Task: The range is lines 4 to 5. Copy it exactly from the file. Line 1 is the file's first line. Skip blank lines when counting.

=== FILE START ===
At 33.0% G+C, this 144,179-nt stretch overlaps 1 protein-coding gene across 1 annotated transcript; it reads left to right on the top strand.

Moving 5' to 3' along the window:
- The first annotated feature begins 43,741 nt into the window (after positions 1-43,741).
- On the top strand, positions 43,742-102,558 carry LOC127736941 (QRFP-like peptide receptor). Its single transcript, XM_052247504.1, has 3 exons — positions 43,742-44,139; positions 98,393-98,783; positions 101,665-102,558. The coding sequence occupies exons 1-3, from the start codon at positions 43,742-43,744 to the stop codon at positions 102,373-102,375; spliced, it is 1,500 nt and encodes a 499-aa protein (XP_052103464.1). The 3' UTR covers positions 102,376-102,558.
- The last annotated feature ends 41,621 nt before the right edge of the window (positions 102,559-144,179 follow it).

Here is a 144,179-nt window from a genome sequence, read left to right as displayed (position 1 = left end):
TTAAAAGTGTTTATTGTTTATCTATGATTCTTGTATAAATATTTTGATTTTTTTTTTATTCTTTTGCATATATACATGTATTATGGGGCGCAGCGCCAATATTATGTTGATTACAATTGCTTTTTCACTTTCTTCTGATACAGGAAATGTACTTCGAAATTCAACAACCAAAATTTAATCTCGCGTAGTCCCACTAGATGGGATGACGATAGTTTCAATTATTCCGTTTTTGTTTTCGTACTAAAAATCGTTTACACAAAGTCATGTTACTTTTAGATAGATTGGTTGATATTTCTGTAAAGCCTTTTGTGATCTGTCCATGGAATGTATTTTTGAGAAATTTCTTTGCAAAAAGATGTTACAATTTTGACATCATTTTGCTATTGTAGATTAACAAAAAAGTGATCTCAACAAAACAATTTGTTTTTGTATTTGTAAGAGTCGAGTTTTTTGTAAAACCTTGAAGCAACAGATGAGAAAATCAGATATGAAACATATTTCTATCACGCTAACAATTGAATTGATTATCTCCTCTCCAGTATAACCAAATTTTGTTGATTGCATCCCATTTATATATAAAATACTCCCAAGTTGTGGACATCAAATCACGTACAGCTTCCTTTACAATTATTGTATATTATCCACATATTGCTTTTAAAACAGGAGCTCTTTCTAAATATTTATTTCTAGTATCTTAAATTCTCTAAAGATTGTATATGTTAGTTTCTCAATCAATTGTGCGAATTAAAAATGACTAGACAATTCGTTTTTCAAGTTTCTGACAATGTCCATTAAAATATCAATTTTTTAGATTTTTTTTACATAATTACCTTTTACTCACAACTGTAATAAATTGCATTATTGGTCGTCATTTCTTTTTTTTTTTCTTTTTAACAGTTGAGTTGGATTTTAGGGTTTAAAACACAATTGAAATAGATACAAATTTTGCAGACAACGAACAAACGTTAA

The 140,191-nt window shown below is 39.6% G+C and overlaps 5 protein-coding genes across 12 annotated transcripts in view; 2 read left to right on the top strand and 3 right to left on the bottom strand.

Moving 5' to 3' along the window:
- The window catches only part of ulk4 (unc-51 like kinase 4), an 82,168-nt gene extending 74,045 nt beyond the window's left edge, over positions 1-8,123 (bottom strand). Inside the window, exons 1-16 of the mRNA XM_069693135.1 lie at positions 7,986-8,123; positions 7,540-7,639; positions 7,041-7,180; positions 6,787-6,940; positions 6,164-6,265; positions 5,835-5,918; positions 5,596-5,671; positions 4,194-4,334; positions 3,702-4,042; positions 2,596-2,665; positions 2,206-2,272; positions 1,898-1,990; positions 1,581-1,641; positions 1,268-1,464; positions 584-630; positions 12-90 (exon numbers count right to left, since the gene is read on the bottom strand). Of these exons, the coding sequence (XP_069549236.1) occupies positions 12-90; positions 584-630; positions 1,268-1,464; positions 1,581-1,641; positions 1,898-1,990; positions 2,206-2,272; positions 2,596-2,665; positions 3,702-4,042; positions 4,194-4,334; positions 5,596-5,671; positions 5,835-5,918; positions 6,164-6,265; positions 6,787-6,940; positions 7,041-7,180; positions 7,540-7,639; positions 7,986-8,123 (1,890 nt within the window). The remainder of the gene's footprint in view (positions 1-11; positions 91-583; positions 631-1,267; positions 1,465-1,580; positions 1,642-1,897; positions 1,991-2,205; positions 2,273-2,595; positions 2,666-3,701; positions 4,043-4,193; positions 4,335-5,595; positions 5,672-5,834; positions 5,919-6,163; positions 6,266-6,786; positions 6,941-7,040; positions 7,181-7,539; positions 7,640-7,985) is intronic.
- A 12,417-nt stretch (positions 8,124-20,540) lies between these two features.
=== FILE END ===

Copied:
- On the top strand, positions 43,742-102,558 carry LOC127736941 (QRFP-like peptide receptor). Its single transcript, XM_052247504.1, has 3 exons — positions 43,742-44,139; positions 98,393-98,783; positions 101,665-102,558. The coding sequence occupies exons 1-3, from the start codon at positions 43,742-43,744 to the stop codon at positions 102,373-102,375; spliced, it is 1,500 nt and encodes a 499-aa protein (XP_052103464.1). The 3' UTR covers positions 102,376-102,558.
- The last annotated feature ends 41,621 nt before the right edge of the window (positions 102,559-144,179 follow it).